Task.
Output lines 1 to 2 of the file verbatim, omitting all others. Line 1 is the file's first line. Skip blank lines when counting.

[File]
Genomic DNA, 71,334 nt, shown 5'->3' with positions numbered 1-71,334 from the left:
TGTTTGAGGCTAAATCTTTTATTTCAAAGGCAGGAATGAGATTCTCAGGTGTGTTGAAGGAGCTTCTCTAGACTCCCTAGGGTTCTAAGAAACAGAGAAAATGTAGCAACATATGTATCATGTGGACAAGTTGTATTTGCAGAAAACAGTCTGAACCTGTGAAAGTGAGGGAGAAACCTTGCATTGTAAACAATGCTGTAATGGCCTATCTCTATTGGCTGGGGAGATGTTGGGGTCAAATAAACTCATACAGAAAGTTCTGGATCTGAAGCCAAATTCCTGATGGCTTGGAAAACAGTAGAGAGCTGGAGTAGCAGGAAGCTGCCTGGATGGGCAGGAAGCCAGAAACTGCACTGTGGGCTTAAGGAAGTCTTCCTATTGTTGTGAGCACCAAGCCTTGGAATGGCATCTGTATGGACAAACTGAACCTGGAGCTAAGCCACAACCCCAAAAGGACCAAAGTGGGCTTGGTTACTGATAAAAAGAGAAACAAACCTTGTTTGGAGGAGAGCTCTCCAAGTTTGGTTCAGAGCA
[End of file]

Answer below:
Genomic DNA, 71,334 nt, shown 5'->3' with positions numbered 1-71,334 from the left:
TGTTTGAGGCTAAATCTTTTATTTCAAAGGCAGGAATGAGATTCTCAGGTGTGTTGAAGGAGCTTCTCTAGACTCCCTAGGGTTCTAAGAAACAGAGAAAATGTAGCAACATATGTATCATGTGGACAAGTTGTATTTGCAGAAAACAGTCTGAACCTGTGAAAGTGAGGGAGAAACCTTGCATTGTAAACAATGCTGTAATGGCCTATCTCTATTGGCTGGGGAGATGTTGGGGTCAAATAAACTCATACAGAAAGTTCTGGATCTGAAGCCAAATTCCTGATGGCTTGGAAAACAGTAGAGAGCTGGAGTAGCAGGAAGCTGCCTGGATGGGCAGGAAGCCAGAAACTGCACTGTGGGCTTAAGGAAGTCTTCCTATTGTTGTGAGCACCAAGCCTTGGAATGGCATCTGTATGGACAAACTGAACCTGGAGCTAAGCCACAACCCCAAAAGGACCAAAGTGGGCTTGGTTACTGATAAAAAGAGAAACAAACCTTGTTTGGAGGAGAGCTCTCCAAGTTTGGTTCAGAGCA